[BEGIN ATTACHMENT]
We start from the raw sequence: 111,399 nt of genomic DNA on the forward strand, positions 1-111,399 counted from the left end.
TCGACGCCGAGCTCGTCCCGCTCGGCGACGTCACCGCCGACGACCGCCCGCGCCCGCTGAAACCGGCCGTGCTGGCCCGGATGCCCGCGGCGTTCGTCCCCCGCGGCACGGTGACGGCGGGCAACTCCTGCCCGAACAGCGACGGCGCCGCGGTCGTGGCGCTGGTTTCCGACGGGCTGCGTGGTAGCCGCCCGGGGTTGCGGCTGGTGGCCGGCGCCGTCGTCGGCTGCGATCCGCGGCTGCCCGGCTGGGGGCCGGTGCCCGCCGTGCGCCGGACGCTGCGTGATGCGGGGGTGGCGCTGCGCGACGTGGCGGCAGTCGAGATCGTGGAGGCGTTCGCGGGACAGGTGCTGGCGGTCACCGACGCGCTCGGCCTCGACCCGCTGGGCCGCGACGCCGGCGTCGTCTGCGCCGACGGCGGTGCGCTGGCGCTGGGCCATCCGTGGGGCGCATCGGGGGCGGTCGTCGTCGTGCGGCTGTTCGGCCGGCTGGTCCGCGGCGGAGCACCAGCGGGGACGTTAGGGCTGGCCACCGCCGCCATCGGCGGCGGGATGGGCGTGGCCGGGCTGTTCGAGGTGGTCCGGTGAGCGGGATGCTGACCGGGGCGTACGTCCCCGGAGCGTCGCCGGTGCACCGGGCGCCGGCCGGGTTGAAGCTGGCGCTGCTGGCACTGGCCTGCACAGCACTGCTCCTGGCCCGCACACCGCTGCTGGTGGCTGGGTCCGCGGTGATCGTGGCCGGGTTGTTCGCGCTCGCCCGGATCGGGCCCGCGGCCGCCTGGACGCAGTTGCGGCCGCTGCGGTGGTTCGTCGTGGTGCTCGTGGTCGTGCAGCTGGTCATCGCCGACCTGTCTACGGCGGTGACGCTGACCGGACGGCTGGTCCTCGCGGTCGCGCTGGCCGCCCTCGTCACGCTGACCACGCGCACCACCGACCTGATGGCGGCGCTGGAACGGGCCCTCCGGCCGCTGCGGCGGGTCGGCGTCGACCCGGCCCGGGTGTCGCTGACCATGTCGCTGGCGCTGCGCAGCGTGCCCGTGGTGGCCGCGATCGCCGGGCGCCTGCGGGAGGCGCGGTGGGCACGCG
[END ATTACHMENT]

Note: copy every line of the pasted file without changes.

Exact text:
We start from the raw sequence: 111,399 nt of genomic DNA on the forward strand, positions 1-111,399 counted from the left end.
TCGACGCCGAGCTCGTCCCGCTCGGCGACGTCACCGCCGACGACCGCCCGCGCCCGCTGAAACCGGCCGTGCTGGCCCGGATGCCCGCGGCGTTCGTCCCCCGCGGCACGGTGACGGCGGGCAACTCCTGCCCGAACAGCGACGGCGCCGCGGTCGTGGCGCTGGTTTCCGACGGGCTGCGTGGTAGCCGCCCGGGGTTGCGGCTGGTGGCCGGCGCCGTCGTCGGCTGCGATCCGCGGCTGCCCGGCTGGGGGCCGGTGCCCGCCGTGCGCCGGACGCTGCGTGATGCGGGGGTGGCGCTGCGCGACGTGGCGGCAGTCGAGATCGTGGAGGCGTTCGCGGGACAGGTGCTGGCGGTCACCGACGCGCTCGGCCTCGACCCGCTGGGCCGCGACGCCGGCGTCGTCTGCGCCGACGGCGGTGCGCTGGCGCTGGGCCATCCGTGGGGCGCATCGGGGGCGGTCGTCGTCGTGCGGCTGTTCGGCCGGCTGGTCCGCGGCGGAGCACCAGCGGGGACGTTAGGGCTGGCCACCGCCGCCATCGGCGGCGGGATGGGCGTGGCCGGGCTGTTCGAGGTGGTCCGGTGAGCGGGATGCTGACCGGGGCGTACGTCCCCGGAGCGTCGCCGGTGCACCGGGCGCCGGCCGGGTTGAAGCTGGCGCTGCTGGCACTGGCCTGCACAGCACTGCTCCTGGCCCGCACACCGCTGCTGGTGGCTGGGTCCGCGGTGATCGTGGCCGGGTTGTTCGCGCTCGCCCGGATCGGGCCCGCGGCCGCCTGGACGCAGTTGCGGCCGCTGCGGTGGTTCGTCGTGGTGCTCGTGGTCGTGCAGCTGGTCATCGCCGACCTGTCTACGGCGGTGACGCTGACCGGACGGCTGGTCCTCGCGGTCGCGCTGGCCGCCCTCGTCACGCTGACCACGCGCACCACCGACCTGATGGCGGCGCTGGAACGGGCCCTCCGGCCGCTGCGGCGGGTCGGCGTCGACCCGGCCCGGGTGTCGCTGACCATGTCGCTGGCGCTGCGCAGCGTGCCCGTGGTGGCCGCGATCGCCGGGCGCCTGCGGGAGGCGCGGTGGGCACGCG